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Can you tell us a bit about your upcoming book Imported: Locking in Africa’s Value(s) and what inspired you to write it?
Imported was born from my observations and experience from many years living in Africa and working on hundreds of projects geared towards mobilising financing for development and impact in the region. My observations have centred on Africa’s predisposition to look outside of Africa and import most of the essential components, capital and expertise that the region and its people need to drive progress and development.
Beyond just framing the issue using numerous examples and data from current methods of infrastructure procurement and development on the continent to illustrating the sheer volume of financial resources that countries in the region redirect (loses) to importing basic goods and services in the face of our countries’ well-documented economic and developmental challenges, my primary focus in Imported is on our mindsets. My mindset. Mindsets that have preferred imported solutions to the region’s development challenges and that have left the continent trailing others. Mindsets that, just like all those goods and services, are also imported. Mindsets that have left us as followers rather than leaders in determining our destiny and collective situation.
What is clear to many if not all Africans and friends of Africa of age, is that because of this mindset, our default position has been to place less reliance on, and in many ways impart lesser value on, finding homegrown solutions to the development challenges faced by individual countries and the region as a whole. Less reliance on the use of African products and services in rolling out projects and initiatives in the region. Less reliance on the ingenuity of our own people and industry. And this default position is all to the detriment of the longer term security of the region. It is unsustainable, and frankly, dangerous.
Imported has been a humbling journey of self-reflection for me, having advised governments, development organisations and corporations through the course of my career. What has my role been in perpetuating and further instituting this state of affairs? This book is my admission and submission that I too need to change my mindset. That I too am in need of a reset. It is my call on others to do the same.
What did you find most enjoyable and most challenging during the writing process?
I really enjoyed the learning that came with this process. I have had to undertake so much research and it has been a real journey of discovery. There are things I thought I knew and realised either that I didn’t or wasn’t fully appreciative of the scope or extent. I have had to open my mind to conflicting perspectives on the important issue that I am trying to address in the book.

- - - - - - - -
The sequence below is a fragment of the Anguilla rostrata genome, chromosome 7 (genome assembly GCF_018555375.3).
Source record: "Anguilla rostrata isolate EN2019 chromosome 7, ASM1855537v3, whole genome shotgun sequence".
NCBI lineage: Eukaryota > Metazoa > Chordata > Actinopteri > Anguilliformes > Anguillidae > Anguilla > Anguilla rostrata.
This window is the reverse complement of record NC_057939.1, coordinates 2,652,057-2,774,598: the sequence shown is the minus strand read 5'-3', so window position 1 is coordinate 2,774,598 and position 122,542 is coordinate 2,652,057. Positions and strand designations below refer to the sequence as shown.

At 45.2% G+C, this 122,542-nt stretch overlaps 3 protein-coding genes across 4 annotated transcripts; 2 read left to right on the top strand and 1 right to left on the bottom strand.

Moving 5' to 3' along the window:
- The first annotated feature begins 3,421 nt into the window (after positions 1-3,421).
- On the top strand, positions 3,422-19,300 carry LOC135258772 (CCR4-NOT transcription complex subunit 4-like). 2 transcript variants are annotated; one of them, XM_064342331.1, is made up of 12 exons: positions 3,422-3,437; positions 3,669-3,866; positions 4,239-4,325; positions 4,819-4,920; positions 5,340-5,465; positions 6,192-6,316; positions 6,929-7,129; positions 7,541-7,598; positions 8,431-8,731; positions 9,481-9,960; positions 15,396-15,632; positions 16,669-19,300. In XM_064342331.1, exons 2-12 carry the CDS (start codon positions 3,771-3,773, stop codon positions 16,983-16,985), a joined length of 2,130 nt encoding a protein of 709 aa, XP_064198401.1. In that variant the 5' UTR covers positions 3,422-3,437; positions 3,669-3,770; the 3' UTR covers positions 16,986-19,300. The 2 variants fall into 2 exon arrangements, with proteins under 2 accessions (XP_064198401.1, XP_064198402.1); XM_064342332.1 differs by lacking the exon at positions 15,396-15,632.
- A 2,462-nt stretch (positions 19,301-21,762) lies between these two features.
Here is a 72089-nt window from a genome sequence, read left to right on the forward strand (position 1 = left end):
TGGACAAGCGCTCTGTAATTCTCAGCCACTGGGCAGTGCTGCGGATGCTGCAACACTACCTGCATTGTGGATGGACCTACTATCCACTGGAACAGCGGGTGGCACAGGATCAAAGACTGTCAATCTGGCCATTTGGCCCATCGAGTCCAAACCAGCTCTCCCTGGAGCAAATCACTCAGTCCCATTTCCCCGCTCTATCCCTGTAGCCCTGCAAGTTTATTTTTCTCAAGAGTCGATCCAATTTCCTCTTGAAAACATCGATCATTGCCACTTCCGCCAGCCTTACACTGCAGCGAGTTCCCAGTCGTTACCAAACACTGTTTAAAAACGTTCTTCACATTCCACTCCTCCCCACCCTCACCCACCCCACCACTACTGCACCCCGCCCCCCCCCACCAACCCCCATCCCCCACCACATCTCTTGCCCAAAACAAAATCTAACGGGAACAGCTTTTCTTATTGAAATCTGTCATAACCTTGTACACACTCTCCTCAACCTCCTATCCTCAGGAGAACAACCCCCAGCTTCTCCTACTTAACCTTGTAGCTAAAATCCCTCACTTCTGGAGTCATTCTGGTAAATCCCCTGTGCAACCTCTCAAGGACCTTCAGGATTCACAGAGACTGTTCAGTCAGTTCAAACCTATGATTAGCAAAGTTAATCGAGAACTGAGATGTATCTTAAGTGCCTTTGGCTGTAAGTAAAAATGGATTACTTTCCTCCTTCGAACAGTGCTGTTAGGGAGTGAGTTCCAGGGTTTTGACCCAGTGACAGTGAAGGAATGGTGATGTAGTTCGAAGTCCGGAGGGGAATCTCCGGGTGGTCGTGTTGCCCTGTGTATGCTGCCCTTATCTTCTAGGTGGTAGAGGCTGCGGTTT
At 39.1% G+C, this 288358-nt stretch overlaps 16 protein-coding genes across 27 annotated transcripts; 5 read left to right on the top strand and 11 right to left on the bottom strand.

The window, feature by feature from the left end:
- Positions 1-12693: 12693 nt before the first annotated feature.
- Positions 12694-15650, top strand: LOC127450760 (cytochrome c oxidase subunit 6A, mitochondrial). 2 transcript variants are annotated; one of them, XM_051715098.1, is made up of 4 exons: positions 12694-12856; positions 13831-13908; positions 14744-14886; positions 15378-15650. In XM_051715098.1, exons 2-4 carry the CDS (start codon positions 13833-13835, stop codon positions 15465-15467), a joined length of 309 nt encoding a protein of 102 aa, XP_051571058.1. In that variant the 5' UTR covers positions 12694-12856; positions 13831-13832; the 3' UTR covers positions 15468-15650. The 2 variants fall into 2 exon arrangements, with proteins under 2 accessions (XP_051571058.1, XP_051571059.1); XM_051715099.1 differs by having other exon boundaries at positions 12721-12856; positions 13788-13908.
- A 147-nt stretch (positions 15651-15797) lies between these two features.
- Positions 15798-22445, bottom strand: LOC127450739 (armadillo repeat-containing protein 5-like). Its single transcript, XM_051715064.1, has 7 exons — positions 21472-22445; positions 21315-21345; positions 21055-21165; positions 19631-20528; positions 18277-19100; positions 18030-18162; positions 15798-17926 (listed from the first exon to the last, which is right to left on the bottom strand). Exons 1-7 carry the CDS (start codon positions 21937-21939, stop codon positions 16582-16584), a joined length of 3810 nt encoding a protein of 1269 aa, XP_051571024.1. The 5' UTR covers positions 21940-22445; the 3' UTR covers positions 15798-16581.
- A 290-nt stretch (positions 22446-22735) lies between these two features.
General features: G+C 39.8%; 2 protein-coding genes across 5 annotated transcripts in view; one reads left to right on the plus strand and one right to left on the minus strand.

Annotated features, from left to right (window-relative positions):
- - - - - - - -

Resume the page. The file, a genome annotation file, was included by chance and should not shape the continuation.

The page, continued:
Writing a book is a challenge in itself. A lot of the research and material that I used in telling this story was current at the time of writing, and there was no way of knowing whether the issues that I explored would be of interest to readers – or even to me – a year or two later. It was therefore important that I finished and published the book quickly. Finding the discipline to write a few words every day, powering through writer’s blocks and fatigue, and remaining disciplined through the 15 months that it took me to complete my manuscript was incredibly challenging, also considering the heavy demands of my job. It was a huge commitment on my part, but the sense of accomplishment when I got to the end made it all worth it, whether or not I went on to publish.
Why did you decide to publish your book independently with whitefox?
I already mentioned the learning that came with this process. Part of that learning is that writing a book intended for publication is only the first of several marathons that an author has to anticipate. Taking a book from manuscript to market can present a minefield especially if it’s your first time, which is the case for me. Although I had a clear enough vision for how I wanted to produce this book, I also recognised that I needed the right partners to help me navigate this process. whitefox was one of them. The guidance and project management from the team at whitefox has been invaluable.
What impact do you hope your book has on readers after its publication?
My motivation for writing this book was twofold. First, to contribute to shaping the thinking of the next generation of entrepreneurs, financiers and policymakers, who will define Africa’s future. Second, to encourage real conversations and initiatives to unearth and nurture practical solutions that will reorientate the minds of stakeholders in African enterprise, myself included, towards methods and practices that lock in more value within the continent. We all want to see greater participation by African enterprises in the continent’s own value chains. We all want to see African countries not only catering to their own population but emerging as exporters of value, in the broadest sense, to the rest of the world. My hope is that Imported can help with training minds to find ways to accelerate this vision.
Do you have any exciting future plans after the publication of your book?
I am now working on a couple of projects to translate the key principles and messages that I communicate in Imported into real and actionable initiatives to build capacity within African institutions and provide stakeholders in African enterprises with viable and effective alternatives to turn to within the continent. I am looking forward to continuing the conversation on this topic and sharing more on the progress of these projects in due course.